The Department of Health says it has no plans to extend the HPV vaccine to young gay men.

A vaccination programme against the human papillomavirus began in 2008 in the UK, but only among girls, on the grounds that this would curb the spread of the infection to boys as well.

Heterosexual men gain protection from the virus through herd immunity if women are vaccinated, but no such protection is afforded to gay men.

HPV (human papillomavirus) is known to spread through genital or oral contact.

It can cause cervical, penile, anal and throat cancers, as well as genital and anal warts.

Dr Janet Wilson, the president of the British Association for Sexual Health and HIV, said: “We need to take action to address the lack of protection men who have sex with men receive from the current all-girls HPV vaccination programme.

“It is unfair that they remain unprotected.”

But an official at the Department for Health (DOH) told the BBC on Thursday that there is “currently no plans to extend HPV vaccination to males, based on an assessment of currently available scientific evidence”.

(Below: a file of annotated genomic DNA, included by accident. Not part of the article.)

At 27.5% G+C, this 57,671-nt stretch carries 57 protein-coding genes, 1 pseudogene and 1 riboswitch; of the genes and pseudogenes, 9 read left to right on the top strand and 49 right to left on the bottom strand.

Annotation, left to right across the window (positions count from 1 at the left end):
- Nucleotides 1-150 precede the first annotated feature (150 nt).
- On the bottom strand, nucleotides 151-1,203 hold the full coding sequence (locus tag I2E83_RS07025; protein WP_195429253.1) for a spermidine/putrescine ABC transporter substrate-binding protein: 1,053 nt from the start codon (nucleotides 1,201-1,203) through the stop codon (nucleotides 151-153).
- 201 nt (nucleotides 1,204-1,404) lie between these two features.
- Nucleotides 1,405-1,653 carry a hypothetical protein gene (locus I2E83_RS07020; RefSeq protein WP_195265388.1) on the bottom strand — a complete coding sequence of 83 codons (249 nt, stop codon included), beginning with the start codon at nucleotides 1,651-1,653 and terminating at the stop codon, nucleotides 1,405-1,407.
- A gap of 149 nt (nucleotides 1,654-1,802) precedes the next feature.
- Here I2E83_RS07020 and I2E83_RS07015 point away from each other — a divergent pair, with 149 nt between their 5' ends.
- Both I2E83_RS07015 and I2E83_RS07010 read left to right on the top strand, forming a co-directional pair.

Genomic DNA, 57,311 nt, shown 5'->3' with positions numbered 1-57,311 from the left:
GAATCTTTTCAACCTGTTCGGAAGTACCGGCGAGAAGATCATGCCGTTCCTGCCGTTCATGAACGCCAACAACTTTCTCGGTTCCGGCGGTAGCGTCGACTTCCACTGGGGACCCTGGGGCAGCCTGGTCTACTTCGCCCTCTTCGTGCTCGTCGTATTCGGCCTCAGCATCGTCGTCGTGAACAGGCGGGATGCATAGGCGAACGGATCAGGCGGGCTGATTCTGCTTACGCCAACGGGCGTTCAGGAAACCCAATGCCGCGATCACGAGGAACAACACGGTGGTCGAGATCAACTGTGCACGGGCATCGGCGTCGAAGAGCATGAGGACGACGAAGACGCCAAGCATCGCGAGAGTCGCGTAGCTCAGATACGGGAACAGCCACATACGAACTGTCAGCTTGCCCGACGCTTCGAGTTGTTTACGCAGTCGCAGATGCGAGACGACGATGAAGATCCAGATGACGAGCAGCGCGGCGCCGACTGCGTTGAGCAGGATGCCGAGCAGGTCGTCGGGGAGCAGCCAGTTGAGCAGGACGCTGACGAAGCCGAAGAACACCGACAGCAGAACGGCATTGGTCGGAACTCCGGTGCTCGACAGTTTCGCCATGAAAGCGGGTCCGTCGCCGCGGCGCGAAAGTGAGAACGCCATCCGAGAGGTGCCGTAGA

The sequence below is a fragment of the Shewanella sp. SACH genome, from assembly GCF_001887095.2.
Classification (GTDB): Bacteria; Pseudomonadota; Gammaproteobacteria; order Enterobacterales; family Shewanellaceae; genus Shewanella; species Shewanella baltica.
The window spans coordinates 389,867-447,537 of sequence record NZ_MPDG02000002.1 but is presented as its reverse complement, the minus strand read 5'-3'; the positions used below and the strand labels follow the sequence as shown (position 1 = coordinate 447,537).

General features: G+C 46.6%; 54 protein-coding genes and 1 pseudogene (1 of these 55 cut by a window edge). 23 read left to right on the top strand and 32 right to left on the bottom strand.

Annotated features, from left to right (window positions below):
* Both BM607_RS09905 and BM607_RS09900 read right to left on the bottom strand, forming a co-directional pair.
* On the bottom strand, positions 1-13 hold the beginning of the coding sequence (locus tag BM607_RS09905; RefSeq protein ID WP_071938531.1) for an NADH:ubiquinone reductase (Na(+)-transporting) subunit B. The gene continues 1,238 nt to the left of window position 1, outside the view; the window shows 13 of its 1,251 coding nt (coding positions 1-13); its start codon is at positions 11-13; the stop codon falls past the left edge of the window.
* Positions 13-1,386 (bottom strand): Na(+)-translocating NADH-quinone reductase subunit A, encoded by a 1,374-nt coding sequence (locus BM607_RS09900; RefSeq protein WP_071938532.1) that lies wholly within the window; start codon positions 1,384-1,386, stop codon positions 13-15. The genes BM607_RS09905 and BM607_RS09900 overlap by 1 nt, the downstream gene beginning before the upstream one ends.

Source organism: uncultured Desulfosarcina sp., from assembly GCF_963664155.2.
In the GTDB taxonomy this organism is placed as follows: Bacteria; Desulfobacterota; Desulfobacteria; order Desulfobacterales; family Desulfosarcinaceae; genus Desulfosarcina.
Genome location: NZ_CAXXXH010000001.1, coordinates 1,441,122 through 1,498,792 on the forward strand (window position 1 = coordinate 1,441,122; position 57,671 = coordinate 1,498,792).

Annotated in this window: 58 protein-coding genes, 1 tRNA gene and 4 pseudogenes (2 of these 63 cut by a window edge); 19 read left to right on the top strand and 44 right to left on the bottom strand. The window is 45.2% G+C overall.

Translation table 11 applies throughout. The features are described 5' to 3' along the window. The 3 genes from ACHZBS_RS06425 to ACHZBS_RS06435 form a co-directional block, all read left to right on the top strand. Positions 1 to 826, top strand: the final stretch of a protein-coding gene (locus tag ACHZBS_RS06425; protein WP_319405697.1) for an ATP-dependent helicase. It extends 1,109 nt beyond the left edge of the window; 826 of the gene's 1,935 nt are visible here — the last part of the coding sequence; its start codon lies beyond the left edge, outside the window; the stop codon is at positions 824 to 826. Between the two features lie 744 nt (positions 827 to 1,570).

They added: “Vaccination of boys was not recommended by the Joint Committee on Vaccination and Immunisation because once 80% coverage among girls has been achieved, there is little benefit in vaccinating boys to prevent cervical cancer in girls.”

A study published in July showed one third of people diagnosed with throat cancer are infected with a form of HPV.

Most people will be infected with HPV at some point in their lifetime, and in most cases the immune system will offer protection.

With around 100 different strains, there are two which are most likely to cause cancer – HPV-16 and HPV-18.

HPV-16 is thought to be responsible for around 60% of cervical cancers, 80% of anal cancers and 60% of oral cancers.

Around 1,500 people are diagnosed with throat cancers each year in the UK, with around 470 people dying from the disease.

In January, the British Medical Association (BMA) told the Department of Health that the vaccine should be extended to young gay men.

Conservative MP Mike Freer has campaigned extensively at Westminster to get the government to address the issue.

During a Commons debate with Health Minister Anna Soubry on 2 July, Ms Soubry confirmed she would instruct the Joint Committee on Vaccination and Immunisation (JCVI) “to look at how best to vaccinate boys, girls, women and men” as a “matter of urgency”.